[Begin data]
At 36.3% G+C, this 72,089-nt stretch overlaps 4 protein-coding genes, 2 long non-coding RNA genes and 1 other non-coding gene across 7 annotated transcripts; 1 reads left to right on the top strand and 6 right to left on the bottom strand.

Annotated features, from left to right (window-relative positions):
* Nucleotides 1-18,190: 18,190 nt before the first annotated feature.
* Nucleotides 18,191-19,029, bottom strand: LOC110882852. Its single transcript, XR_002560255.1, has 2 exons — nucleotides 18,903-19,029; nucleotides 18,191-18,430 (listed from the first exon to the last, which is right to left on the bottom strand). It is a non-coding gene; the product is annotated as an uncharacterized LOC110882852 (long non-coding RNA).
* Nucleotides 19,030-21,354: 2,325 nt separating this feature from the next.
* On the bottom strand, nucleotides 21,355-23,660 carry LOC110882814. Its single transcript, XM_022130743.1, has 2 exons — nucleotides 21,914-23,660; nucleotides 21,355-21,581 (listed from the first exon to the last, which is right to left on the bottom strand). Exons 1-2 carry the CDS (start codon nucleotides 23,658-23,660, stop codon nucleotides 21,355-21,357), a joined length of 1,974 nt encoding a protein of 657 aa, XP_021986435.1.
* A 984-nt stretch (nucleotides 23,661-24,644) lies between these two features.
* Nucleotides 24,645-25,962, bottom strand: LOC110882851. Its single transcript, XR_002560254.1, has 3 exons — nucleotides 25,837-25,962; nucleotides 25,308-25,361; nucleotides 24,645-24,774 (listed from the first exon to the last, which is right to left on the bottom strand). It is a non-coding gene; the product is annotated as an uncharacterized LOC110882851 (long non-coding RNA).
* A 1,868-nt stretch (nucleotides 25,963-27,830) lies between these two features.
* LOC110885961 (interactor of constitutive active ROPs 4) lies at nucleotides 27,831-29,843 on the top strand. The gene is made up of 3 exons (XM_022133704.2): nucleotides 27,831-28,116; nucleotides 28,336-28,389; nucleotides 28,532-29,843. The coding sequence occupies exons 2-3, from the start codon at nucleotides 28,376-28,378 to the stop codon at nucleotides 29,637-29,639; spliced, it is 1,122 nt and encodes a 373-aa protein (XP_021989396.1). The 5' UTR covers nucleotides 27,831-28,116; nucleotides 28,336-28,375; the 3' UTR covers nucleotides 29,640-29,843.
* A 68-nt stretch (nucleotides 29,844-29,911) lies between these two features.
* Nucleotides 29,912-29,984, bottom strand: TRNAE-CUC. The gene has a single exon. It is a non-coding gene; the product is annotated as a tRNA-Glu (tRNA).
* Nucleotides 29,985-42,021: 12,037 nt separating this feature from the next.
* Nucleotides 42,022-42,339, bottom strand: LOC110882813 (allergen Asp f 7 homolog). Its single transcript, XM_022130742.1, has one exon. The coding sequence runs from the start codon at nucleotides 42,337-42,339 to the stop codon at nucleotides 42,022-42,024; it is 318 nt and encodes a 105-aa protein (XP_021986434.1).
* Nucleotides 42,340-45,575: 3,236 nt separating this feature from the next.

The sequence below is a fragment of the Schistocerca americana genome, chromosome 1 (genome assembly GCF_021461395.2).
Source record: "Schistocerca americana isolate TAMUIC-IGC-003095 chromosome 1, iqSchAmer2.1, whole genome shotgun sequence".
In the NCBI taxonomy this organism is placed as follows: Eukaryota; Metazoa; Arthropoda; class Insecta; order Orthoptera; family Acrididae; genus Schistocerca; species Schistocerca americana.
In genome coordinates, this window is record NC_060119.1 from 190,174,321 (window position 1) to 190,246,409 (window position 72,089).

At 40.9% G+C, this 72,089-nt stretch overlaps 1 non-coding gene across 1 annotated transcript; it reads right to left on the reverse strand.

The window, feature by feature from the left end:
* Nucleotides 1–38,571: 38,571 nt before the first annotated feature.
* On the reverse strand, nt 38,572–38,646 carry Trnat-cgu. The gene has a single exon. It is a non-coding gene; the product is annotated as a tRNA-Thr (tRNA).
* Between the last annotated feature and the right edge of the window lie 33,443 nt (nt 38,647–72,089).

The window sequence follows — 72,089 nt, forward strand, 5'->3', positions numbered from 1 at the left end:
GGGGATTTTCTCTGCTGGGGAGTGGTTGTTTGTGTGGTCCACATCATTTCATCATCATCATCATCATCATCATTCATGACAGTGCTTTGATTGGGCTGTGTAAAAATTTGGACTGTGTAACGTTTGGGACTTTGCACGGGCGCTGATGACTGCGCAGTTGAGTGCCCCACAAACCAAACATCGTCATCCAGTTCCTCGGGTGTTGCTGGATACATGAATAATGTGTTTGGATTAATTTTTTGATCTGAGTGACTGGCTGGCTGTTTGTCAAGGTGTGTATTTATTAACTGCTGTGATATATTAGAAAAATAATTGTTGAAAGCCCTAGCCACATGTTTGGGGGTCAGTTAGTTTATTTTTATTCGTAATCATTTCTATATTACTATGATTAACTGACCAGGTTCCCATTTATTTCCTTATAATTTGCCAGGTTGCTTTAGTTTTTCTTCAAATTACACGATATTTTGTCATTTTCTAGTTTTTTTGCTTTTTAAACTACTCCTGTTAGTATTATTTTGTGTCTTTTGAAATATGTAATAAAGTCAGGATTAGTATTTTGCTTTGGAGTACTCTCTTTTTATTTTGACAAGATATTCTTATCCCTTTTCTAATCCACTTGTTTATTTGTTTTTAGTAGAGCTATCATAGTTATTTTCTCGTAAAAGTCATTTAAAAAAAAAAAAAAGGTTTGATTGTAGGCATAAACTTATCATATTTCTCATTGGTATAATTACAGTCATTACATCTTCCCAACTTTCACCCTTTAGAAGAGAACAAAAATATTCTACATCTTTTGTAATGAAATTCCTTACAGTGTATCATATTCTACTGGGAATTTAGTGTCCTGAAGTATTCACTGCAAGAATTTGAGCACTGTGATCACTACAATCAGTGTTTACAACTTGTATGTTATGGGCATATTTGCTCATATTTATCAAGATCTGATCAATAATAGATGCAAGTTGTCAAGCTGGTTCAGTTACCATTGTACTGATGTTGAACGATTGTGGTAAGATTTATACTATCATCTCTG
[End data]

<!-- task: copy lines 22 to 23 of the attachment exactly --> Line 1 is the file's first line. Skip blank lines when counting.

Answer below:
* Nucleotides 1–38,571: 38,571 nt before the first annotated feature.
* On the reverse strand, nt 38,572–38,646 carry Trnat-cgu. The gene has a single exon. It is a non-coding gene; the product is annotated as a tRNA-Thr (tRNA).